The first Chinese developed high-end server has been unveiled, in a move that officials say will help lessen the country's dependence on foreign manufacturers.
According to the Chinese Academy of Sciences, the Tiansuo K1 System is a fault-tolerant server, made by Inspur Group in Shandong.
Some 750 million yuan (A$114.2 million) was spent on developing the K1, which made its debut in in the country's capital Beijing yesterday.
The academy said China has been dependent on overseas companies like HP and IBM for high-end servers, which apart from raising costs also constituted data security risks, according to Yang Xianwu, the deputy director of the high and new technology department at the ministry of science and technology.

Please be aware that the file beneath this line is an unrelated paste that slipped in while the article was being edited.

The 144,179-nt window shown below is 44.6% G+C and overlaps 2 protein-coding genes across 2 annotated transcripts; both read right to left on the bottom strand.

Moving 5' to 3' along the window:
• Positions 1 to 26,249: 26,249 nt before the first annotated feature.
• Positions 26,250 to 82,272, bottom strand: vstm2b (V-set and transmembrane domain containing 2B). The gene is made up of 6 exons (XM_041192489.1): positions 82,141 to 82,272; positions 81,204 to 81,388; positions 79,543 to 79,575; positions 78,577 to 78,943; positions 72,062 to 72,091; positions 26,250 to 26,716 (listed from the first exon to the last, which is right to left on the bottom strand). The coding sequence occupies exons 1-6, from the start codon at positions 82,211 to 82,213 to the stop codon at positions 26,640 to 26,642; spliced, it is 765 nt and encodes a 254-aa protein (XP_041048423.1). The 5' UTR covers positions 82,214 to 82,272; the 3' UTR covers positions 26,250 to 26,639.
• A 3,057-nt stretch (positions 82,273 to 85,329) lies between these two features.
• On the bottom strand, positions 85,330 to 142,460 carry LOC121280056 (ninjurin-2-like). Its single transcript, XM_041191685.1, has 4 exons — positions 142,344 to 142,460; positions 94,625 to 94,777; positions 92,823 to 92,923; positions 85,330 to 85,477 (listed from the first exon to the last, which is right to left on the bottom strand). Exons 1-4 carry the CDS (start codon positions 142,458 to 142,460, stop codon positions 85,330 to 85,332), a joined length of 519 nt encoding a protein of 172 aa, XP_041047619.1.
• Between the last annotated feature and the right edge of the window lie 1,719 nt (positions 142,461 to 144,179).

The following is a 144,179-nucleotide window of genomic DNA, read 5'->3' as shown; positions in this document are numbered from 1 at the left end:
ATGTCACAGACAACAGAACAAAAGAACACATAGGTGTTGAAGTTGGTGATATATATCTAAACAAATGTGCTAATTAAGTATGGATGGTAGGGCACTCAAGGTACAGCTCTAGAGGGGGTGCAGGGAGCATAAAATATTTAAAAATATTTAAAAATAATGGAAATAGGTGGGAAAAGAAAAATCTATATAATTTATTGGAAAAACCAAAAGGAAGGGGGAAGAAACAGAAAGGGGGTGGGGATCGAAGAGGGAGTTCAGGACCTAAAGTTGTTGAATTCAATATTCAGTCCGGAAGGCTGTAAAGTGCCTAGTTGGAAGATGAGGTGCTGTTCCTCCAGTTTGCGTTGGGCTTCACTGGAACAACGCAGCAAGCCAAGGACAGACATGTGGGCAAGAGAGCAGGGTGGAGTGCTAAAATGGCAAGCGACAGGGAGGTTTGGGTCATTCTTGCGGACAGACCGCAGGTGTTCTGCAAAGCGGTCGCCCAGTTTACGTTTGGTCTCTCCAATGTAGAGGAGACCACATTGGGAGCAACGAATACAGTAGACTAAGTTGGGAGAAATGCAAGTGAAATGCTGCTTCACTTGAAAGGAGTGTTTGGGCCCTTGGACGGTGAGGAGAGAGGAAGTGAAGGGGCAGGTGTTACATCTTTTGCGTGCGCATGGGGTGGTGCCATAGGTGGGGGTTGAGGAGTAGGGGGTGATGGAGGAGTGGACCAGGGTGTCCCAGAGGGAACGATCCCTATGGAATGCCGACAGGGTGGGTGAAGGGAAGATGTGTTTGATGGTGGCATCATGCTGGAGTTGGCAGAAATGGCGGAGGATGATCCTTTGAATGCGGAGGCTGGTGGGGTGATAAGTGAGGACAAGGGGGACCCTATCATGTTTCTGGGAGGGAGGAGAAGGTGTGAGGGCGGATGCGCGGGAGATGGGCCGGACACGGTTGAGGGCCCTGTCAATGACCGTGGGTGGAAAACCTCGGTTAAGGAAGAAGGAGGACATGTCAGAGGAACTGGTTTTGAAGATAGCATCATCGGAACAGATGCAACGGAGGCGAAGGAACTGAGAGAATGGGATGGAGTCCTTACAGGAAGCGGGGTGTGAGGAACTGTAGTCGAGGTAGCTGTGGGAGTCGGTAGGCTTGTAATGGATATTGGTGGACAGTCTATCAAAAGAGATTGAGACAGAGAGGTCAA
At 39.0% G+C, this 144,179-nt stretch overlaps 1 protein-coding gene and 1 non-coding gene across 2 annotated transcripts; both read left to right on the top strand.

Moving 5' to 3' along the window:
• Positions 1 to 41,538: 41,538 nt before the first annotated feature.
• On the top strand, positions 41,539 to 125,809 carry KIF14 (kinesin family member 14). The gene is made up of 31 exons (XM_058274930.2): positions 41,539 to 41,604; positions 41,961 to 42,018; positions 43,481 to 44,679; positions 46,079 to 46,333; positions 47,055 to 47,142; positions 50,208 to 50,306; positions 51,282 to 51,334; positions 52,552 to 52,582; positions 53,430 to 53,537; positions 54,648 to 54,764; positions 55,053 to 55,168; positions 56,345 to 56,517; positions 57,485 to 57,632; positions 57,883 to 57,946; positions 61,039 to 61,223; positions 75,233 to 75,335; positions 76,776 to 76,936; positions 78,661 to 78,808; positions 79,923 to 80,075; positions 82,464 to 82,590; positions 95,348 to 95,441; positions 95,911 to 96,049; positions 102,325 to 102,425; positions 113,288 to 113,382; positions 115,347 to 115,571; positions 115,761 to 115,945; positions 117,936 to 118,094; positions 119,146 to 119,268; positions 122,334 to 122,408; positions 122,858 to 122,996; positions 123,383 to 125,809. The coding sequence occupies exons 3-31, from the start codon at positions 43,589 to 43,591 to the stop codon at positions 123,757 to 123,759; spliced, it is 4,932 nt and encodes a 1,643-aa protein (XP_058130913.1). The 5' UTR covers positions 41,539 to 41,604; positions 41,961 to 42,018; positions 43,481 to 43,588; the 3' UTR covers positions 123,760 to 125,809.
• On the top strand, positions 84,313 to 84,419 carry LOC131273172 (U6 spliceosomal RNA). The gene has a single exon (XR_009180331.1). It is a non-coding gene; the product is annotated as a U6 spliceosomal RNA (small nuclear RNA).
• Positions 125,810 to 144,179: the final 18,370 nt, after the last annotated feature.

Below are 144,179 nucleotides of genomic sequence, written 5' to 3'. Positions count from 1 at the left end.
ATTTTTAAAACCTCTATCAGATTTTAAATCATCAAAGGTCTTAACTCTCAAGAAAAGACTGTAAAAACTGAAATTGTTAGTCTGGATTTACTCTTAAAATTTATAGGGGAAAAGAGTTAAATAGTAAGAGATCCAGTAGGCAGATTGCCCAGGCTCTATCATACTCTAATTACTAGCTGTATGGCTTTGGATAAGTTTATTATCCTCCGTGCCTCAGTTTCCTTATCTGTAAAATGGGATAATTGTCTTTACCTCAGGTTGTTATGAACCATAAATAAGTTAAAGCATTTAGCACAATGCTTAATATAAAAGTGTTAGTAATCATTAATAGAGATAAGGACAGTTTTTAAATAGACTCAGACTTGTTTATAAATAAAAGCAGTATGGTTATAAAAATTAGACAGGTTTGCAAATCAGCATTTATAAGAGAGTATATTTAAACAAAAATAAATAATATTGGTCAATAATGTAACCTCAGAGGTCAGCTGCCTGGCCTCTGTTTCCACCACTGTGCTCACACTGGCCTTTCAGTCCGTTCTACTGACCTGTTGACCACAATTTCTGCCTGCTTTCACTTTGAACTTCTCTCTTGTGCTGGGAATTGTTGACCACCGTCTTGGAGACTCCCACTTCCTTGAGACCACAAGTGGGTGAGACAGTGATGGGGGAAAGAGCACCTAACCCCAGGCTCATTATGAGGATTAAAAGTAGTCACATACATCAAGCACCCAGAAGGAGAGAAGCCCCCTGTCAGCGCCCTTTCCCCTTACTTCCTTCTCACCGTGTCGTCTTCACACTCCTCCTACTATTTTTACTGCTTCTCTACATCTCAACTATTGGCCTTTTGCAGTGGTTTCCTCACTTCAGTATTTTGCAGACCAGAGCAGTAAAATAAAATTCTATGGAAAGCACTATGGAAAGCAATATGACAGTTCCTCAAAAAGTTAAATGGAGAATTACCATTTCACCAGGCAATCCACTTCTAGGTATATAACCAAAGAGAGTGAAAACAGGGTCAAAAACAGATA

A survey cited by the academy showed that the price of high-end servers in China was 2.4 times higher than in the United States.
China's high-end server market is rapidly expanding and stood at A$2.3 billion last year.
Available via e-commerce site Alibaba, the Tiansuo K1 can be configured with up to 32 Intel Itanium 9300 series quad core processors and a maximum of two terabytes of memory.
The fault-tolerant K1 is designed with a tightly-coupled CC-NUMA architecture and offers a maximum floating point performance is 800 gigaFLOPs.